I made roasted acorn squash for the first time. The recipe was simple and easy but tasty. All I did was peal the outer layer, cut in half. Scoop out the seeds and cut into cubes. Coat cubes with olive oil, minced garlic, and sprinkle on salt and pepper. Toss, bake 350 for 30-45 min, until soft. The picture is not my picture, but it came out similar. I was unable to take a picture because we ate it too fast.
Health Benefits of Acorn Squash by
Immune System Boost: Acorn Squash is a great source of vitamin C, which is one of the best ways to boost your immune system. Vitamin C, also known as ascorbic acid, stimulates the production of white blood cells, which defend the body from pathogens and other unwanted germs/microbes. Furthermore, vitamin C is an important part of the body’s development, in terms of muscle tissue, blood vessels, teeth, skin, and organs. Vitamin C also works as an antioxidant, helping to protect the body from more serious conditions, such as heart disease and certain cancers.
Improve Vision Health: Vitamin A is found in significant quantities in acorn squash, and while that isn’t an unusual vitamin to find, high levels mean high levels of beta carotene as well, which is a very good antioxidant to have in out system. Specifically, beta carotene has been directly linked to reducing oxidative stress in the eyes, which means that cataracts and macular degeneration can be prevented with proper intake of the vitamin A in acorn squash.
Skin Health: Along with protecting the eyes, vitamin A also plays an important role in maintaining skin health. The antioxidant compounds derived from vitamin A, as well as other vitamins found in acorn squash, ensure that the skin looks young and full of color, while also helping to eliminate blemishes and scars, speed the healing of wounds, and protect the skin from pathogens and premature aging.
Digestion and Diabetes: Perhaps the most significant component found in acorn squash is dietary fiber. A single serving of acorn squash contains 9 grams of fiber, which is more than 1/3 of the daily requirement. Fiber regulates our digestion by adding bulk to our bowel movements and eliminating constipation, diarrhea, cramping, and bloating. Furthermore, dietary fiber helps to regulate the levels of blood sugar in the body, thereby helping to prevent the development of diabetes, and also to help those suffering from diabetes with maintaining stable glucose levels. Finally, dietary fiber helps eliminate excess cholesterol in the body, thereby preventing atherosclerosis and subsequent cardiovascular conditions like strokes and heart attacks.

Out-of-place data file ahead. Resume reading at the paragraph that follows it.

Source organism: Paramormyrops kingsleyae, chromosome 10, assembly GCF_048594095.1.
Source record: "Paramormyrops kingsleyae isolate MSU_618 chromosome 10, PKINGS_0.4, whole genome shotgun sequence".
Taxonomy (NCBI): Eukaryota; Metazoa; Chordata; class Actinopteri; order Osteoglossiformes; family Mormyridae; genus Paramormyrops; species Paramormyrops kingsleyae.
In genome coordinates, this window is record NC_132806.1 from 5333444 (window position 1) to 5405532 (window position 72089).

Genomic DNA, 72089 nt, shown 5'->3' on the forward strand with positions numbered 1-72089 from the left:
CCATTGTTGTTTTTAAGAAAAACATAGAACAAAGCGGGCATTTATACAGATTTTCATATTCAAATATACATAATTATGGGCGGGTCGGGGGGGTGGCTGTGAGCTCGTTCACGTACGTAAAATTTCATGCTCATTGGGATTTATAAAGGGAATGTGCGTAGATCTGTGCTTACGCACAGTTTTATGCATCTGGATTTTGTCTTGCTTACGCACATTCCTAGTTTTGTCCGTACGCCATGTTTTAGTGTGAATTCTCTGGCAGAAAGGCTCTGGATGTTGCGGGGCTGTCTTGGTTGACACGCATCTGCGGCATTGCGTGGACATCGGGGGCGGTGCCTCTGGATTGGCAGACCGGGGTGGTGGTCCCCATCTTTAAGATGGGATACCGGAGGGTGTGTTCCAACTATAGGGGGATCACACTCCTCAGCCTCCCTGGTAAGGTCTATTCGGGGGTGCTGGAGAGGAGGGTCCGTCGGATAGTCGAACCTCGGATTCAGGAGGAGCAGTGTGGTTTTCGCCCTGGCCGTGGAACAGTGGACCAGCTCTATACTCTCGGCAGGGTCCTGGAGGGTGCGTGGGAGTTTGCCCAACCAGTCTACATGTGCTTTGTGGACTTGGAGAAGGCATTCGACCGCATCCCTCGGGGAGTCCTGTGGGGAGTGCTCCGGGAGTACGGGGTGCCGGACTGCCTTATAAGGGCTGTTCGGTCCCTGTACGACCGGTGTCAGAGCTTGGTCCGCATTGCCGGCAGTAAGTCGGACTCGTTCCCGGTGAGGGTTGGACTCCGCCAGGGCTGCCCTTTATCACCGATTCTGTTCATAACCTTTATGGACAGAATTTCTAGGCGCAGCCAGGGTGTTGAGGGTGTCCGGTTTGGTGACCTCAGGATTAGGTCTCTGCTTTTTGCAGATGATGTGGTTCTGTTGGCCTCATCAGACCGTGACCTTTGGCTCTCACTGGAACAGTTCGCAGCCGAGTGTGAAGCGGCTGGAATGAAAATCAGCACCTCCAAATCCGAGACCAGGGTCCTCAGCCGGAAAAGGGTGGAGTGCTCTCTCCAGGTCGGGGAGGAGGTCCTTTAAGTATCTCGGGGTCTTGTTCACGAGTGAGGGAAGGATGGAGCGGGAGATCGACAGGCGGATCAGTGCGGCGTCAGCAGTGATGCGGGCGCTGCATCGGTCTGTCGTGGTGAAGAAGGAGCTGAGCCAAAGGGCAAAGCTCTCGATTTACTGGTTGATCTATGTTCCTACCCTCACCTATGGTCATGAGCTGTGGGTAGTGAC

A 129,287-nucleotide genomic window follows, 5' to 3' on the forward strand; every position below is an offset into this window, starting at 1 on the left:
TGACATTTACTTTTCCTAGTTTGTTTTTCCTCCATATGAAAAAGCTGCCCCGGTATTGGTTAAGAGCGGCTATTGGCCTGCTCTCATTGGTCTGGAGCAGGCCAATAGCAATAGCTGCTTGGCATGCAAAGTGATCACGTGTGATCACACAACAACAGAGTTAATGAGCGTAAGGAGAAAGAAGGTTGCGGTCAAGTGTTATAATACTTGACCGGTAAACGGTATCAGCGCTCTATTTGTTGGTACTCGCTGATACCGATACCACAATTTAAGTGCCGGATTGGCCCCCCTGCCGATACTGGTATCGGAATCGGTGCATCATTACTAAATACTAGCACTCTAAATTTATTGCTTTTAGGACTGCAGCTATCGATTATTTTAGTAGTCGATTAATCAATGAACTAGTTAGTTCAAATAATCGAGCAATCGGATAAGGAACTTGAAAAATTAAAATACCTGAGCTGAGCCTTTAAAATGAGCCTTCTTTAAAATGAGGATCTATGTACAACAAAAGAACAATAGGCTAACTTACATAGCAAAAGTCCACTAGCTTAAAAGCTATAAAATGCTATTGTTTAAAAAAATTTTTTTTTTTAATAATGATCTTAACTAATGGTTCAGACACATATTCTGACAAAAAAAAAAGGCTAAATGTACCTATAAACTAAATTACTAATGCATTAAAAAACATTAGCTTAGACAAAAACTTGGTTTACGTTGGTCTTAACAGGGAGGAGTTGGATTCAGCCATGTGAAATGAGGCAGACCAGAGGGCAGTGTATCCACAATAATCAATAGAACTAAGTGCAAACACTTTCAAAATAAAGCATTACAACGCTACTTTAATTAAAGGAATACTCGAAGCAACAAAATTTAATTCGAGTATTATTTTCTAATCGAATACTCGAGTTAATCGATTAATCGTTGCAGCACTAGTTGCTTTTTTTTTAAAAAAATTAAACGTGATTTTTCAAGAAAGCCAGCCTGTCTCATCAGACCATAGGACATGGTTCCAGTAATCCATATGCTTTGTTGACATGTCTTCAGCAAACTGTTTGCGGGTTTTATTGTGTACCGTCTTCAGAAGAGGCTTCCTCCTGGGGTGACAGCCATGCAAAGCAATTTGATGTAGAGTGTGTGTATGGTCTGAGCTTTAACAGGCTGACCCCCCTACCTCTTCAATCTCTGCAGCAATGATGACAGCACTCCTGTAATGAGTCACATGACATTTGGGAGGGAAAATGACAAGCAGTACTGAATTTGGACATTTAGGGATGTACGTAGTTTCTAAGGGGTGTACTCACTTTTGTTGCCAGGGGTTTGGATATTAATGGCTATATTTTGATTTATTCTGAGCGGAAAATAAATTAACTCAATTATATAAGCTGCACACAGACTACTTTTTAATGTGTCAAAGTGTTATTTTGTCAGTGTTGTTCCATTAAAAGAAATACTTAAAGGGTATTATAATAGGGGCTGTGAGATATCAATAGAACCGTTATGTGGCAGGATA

Blood Pressure: The high content of potassium found in this delicious variety of squash means that blood pressure can be maintained at a safe level. Potassium is a vasodilator, meaning that it relaxes blood vessels and arteries, thereby reducing stress on the heart and lowering blood pressure. Potassium also helps to regulate the fluid balance in the cells and tissues, boosting metabolic efficiency and keeping our enzymatic and cellular pathways functioning properly. Magnesium regulates the uptake of potassium, so the high content of magnesium in acorn squash makes these effects even stronger.
Strong Bones: Acorn Squash has a wide variety of minerals, including calcium, manganese, magnesium, copper, iron, and phosphorous. Many of these minerals are integral parts in the development of new bones, as well as the regrowth and healing of the bone matter we already have. Sufficient mineral diversity in the body can help to prevent osteoporosis and ensure that our bones remain strong and functional well into our later years.
Cancer Prevention: Antioxidants are found in many foods, but acorn squash is particularly fortunate to have very high levels of vitamin C and beta carotene, two very effective antioxidant compounds. This means that free radicals can more easily be neutralized before causing mutations in healthy cells. Along with preventing various types of cancer, antioxidants like those found in acorn squash also prevent cognitive disorders, premature, aging, and a range of other serious health conditions that are often associated with oxidative stress from free radicals.
A Final Word of Caution: Acorn squash is very high in carbohydrates, and while there aren’t any simple sugars in acorn squash, as you would normally find in carbohydrates, they still fill the body up in terms of calories. Those on low-carb diets should probably choose another fruit to complement their dietary restrictions.